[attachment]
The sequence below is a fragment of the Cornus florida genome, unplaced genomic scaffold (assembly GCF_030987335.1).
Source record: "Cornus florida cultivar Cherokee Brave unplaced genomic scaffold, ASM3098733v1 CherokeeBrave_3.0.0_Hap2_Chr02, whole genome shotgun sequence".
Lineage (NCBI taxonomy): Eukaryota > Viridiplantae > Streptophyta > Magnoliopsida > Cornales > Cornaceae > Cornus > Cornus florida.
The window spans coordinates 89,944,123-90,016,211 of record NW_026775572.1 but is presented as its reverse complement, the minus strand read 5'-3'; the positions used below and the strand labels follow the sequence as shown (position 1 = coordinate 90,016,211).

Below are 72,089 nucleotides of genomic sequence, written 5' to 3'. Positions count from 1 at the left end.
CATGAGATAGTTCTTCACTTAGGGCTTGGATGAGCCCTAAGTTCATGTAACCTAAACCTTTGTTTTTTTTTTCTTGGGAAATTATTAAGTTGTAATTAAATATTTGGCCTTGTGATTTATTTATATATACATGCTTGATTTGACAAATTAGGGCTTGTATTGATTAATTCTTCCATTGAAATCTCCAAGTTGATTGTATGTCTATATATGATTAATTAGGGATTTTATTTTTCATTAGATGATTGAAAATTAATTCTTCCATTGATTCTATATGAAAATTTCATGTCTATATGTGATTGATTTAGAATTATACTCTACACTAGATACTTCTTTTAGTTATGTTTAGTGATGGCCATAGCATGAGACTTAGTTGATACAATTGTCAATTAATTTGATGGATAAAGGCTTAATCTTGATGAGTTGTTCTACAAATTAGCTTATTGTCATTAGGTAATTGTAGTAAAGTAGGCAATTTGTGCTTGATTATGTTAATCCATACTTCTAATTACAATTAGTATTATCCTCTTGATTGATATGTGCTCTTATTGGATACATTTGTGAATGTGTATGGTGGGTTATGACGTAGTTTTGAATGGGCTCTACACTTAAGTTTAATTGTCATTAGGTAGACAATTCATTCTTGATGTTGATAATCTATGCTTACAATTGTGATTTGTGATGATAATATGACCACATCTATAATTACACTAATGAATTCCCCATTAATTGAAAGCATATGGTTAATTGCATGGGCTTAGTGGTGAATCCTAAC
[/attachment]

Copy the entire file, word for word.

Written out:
The sequence below is a fragment of the Cornus florida genome, unplaced genomic scaffold (assembly GCF_030987335.1).
Source record: "Cornus florida cultivar Cherokee Brave unplaced genomic scaffold, ASM3098733v1 CherokeeBrave_3.0.0_Hap2_Chr02, whole genome shotgun sequence".
Lineage (NCBI taxonomy): Eukaryota > Viridiplantae > Streptophyta > Magnoliopsida > Cornales > Cornaceae > Cornus > Cornus florida.
The window spans coordinates 89,944,123-90,016,211 of record NW_026775572.1 but is presented as its reverse complement, the minus strand read 5'-3'; the positions used below and the strand labels follow the sequence as shown (position 1 = coordinate 90,016,211).

Below are 72,089 nucleotides of genomic sequence, written 5' to 3'. Positions count from 1 at the left end.
CATGAGATAGTTCTTCACTTAGGGCTTGGATGAGCCCTAAGTTCATGTAACCTAAACCTTTGTTTTTTTTTTCTTGGGAAATTATTAAGTTGTAATTAAATATTTGGCCTTGTGATTTATTTATATATACATGCTTGATTTGACAAATTAGGGCTTGTATTGATTAATTCTTCCATTGAAATCTCCAAGTTGATTGTATGTCTATATATGATTAATTAGGGATTTTATTTTTCATTAGATGATTGAAAATTAATTCTTCCATTGATTCTATATGAAAATTTCATGTCTATATGTGATTGATTTAGAATTATACTCTACACTAGATACTTCTTTTAGTTATGTTTAGTGATGGCCATAGCATGAGACTTAGTTGATACAATTGTCAATTAATTTGATGGATAAAGGCTTAATCTTGATGAGTTGTTCTACAAATTAGCTTATTGTCATTAGGTAATTGTAGTAAAGTAGGCAATTTGTGCTTGATTATGTTAATCCATACTTCTAATTACAATTAGTATTATCCTCTTGATTGATATGTGCTCTTATTGGATACATTTGTGAATGTGTATGGTGGGTTATGACGTAGTTTTGAATGGGCTCTACACTTAAGTTTAATTGTCATTAGGTAGACAATTCATTCTTGATGTTGATAATCTATGCTTACAATTGTGATTTGTGATGATAATATGACCACATCTATAATTACACTAATGAATTCCCCATTAATTGAAAGCATATGGTTAATTGCATGGGCTTAGTGGTGAATCCTAAC